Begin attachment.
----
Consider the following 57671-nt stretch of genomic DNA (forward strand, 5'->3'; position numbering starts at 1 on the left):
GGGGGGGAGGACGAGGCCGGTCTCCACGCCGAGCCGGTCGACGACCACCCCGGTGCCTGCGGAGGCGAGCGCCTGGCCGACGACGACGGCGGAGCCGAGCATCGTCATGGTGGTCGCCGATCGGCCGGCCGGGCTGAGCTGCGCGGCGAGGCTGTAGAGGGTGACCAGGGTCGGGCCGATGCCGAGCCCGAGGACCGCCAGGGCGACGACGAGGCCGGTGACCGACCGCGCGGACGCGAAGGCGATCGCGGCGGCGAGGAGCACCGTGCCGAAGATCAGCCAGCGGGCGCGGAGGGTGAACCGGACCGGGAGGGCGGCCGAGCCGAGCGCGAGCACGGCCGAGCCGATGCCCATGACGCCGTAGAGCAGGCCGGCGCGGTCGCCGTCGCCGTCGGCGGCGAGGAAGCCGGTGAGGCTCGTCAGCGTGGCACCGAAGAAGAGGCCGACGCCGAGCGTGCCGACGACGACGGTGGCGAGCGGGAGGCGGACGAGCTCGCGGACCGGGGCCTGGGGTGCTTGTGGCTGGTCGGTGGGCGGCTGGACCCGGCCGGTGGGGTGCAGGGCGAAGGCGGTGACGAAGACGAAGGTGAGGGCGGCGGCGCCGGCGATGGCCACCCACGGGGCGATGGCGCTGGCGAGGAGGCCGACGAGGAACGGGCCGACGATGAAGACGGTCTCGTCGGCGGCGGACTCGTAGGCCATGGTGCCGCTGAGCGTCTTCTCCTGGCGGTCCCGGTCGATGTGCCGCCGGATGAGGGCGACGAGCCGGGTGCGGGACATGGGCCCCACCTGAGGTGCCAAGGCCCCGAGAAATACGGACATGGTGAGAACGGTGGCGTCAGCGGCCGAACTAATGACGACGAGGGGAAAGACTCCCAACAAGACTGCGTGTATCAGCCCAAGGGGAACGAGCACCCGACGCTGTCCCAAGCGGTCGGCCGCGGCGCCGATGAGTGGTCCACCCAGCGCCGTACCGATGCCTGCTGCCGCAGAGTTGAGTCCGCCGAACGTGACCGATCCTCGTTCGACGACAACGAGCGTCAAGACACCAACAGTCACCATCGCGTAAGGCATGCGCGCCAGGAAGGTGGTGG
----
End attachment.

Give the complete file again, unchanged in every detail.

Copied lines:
Consider the following 57671-nt stretch of genomic DNA (forward strand, 5'->3'; position numbering starts at 1 on the left):
GGGGGGGAGGACGAGGCCGGTCTCCACGCCGAGCCGGTCGACGACCACCCCGGTGCCTGCGGAGGCGAGCGCCTGGCCGACGACGACGGCGGAGCCGAGCATCGTCATGGTGGTCGCCGATCGGCCGGCCGGGCTGAGCTGCGCGGCGAGGCTGTAGAGGGTGACCAGGGTCGGGCCGATGCCGAGCCCGAGGACCGCCAGGGCGACGACGAGGCCGGTGACCGACCGCGCGGACGCGAAGGCGATCGCGGCGGCGAGGAGCACCGTGCCGAAGATCAGCCAGCGGGCGCGGAGGGTGAACCGGACCGGGAGGGCGGCCGAGCCGAGCGCGAGCACGGCCGAGCCGATGCCCATGACGCCGTAGAGCAGGCCGGCGCGGTCGCCGTCGCCGTCGGCGGCGAGGAAGCCGGTGAGGCTCGTCAGCGTGGCACCGAAGAAGAGGCCGACGCCGAGCGTGCCGACGACGACGGTGGCGAGCGGGAGGCGGACGAGCTCGCGGACCGGGGCCTGGGGTGCTTGTGGCTGGTCGGTGGGCGGCTGGACCCGGCCGGTGGGGTGCAGGGCGAAGGCGGTGACGAAGACGAAGGTGAGGGCGGCGGCGCCGGCGATGGCCACCCACGGGGCGATGGCGCTGGCGAGGAGGCCGACGAGGAACGGGCCGACGATGAAGACGGTCTCGTCGGCGGCGGACTCGTAGGCCATGGTGCCGCTGAGCGTCTTCTCCTGGCGGTCCCGGTCGATGTGCCGCCGGATGAGGGCGACGAGCCGGGTGCGGGACATGGGCCCCACCTGAGGTGCCAAGGCCCCGAGAAATACGGACATGGTGAGAACGGTGGCGTCAGCGGCCGAACTAATGACGACGAGGGGAAAGACTCCCAACAAGACTGCGTGTATCAGCCCAAGGGGAACGAGCACCCGACGCTGTCCCAAGCGGTCGGCCGCGGCGCCGATGAGTGGTCCACCCAGCGCCGTACCGATGCCTGCTGCCGCAGAGTTGAGTCCGCCGAACGTGACCGATCCTCGTTCGACGACAACGAGCGTCAAGACACCAACAGTCACCATCGCGTAAGGCATGCGCGCCAGGAAGGTGGTGG